The State college has the right to refuse to modify the building citing “undue hardships” as it would be too expensive (it would cost around $ 1 million).But at the same time the public entity can do reasonable modifications which would not alter the services or programs offered.( ADA Act TitleII-3.6000) “
In conclusion the State college can relocate the music classes to another building that has access rumps to be used by disabled people on the wheel chair; as long as that will not affect it the services, policies or programme offered by the college.
The College can also have the rumps constructed at the music building, it might seem expensive but it’s a worthwhile venture as more disabled wheel chair users who would have other wise wanted to teach or learn music were put off the inaccessibility of the building. At the end of it all the disabled student has the right to regular programmes at the college (therefore there is no need to have him join a special programme for the disabled), so the school should look for some reasonable modifications to accommodate him and other disabled wheel chair users in that college.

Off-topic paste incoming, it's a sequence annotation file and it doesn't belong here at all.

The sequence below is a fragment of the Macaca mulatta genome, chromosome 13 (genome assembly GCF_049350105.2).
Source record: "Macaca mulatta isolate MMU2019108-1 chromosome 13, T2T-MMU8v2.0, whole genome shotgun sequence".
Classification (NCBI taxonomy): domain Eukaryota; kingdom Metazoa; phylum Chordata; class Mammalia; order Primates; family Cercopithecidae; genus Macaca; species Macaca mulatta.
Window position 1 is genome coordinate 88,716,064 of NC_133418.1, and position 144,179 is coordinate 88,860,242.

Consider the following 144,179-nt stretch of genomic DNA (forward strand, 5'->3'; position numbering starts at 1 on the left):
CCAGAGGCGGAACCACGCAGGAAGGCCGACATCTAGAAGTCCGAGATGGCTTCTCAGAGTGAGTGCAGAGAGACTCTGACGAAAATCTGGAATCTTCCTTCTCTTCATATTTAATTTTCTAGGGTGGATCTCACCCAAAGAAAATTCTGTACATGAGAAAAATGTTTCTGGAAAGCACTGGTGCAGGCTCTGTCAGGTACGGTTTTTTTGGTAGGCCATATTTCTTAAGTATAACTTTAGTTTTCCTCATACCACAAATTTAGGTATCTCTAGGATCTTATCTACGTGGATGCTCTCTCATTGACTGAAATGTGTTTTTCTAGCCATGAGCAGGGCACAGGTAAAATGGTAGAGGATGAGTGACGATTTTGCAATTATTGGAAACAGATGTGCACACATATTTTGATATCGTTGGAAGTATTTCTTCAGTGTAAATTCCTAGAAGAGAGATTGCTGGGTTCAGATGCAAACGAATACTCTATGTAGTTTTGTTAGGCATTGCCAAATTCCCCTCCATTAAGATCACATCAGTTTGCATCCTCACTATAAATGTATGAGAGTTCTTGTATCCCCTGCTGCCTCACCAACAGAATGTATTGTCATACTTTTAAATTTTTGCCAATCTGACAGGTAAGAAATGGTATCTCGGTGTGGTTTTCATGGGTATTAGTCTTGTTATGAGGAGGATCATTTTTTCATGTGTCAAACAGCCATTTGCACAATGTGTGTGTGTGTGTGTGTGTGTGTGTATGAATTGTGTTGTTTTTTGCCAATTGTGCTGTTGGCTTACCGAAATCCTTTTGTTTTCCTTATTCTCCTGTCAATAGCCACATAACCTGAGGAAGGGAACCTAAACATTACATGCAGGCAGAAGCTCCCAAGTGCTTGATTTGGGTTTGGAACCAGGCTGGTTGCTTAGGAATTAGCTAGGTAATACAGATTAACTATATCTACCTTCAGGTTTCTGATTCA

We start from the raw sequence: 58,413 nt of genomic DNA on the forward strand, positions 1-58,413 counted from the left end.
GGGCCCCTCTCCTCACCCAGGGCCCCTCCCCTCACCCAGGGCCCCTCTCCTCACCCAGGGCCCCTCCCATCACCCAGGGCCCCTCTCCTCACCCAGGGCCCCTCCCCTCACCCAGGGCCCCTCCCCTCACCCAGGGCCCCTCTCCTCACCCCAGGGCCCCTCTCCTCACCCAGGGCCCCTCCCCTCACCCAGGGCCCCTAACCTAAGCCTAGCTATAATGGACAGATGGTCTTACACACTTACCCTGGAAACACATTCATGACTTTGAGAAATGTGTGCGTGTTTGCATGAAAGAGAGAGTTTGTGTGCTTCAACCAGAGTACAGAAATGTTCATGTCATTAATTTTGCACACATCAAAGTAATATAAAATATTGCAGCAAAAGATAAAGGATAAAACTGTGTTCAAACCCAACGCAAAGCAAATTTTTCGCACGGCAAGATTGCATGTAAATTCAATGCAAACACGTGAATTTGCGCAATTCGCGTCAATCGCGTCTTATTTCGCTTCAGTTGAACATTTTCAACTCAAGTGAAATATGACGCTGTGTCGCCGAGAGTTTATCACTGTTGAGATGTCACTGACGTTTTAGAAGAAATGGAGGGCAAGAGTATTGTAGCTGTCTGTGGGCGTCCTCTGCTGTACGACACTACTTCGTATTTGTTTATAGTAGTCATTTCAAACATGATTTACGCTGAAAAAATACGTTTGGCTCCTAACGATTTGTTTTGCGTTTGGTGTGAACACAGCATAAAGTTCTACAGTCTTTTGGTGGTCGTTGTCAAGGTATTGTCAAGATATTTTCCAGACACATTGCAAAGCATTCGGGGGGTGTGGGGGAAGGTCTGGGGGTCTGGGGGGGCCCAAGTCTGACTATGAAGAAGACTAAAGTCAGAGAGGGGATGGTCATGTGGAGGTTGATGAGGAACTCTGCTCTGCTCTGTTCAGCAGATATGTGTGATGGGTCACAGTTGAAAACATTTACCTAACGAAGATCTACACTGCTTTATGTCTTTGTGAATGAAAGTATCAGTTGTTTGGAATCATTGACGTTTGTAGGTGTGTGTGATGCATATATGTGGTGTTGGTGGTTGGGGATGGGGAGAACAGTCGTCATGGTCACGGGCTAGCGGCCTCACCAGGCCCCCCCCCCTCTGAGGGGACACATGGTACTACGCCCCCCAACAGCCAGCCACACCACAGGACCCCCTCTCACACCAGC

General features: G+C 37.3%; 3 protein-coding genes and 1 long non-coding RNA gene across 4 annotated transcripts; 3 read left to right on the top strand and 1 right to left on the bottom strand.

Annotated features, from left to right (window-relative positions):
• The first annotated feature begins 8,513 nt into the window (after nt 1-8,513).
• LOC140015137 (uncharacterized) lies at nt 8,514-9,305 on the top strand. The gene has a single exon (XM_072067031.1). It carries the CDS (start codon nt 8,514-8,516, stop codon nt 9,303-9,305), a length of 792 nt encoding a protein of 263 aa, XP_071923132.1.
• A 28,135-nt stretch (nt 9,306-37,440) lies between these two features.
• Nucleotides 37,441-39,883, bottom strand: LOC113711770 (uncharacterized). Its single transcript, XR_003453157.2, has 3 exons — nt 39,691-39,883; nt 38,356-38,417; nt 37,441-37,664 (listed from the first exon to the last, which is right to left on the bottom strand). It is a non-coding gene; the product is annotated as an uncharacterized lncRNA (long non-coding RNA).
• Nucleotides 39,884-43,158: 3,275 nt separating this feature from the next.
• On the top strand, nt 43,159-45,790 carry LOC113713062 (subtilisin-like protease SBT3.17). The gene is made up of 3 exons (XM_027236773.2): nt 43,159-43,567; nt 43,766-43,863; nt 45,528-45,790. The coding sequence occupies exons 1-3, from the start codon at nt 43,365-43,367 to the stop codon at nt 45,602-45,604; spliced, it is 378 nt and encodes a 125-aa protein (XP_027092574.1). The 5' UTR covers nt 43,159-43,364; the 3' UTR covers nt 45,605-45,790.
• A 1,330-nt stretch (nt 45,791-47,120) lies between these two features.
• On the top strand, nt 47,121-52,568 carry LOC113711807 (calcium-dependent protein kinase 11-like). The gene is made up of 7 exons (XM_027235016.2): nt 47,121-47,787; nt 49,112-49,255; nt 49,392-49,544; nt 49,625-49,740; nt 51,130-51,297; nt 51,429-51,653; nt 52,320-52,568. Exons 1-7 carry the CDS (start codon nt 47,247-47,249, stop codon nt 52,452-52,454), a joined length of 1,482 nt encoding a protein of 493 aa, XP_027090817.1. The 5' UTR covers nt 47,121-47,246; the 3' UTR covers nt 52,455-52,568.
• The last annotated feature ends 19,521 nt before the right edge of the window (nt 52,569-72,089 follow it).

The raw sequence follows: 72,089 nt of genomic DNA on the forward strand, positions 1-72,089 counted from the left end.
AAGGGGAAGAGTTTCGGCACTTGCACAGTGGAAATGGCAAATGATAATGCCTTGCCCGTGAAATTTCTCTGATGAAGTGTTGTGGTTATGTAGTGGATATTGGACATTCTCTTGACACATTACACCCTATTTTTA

When choosing a suitable solution the public entity must give priority to the one that results in the most integrated setting appropriate to encourage interaction among its users. According to the Act since the college houses a big number of people (more than 15) it will need to provide reasonable accommodation for the disabled persons as it prohibits discrimination of people with disability in places of public accommodation(ADA act Regulation title III Code of federal regulations (7/1/94).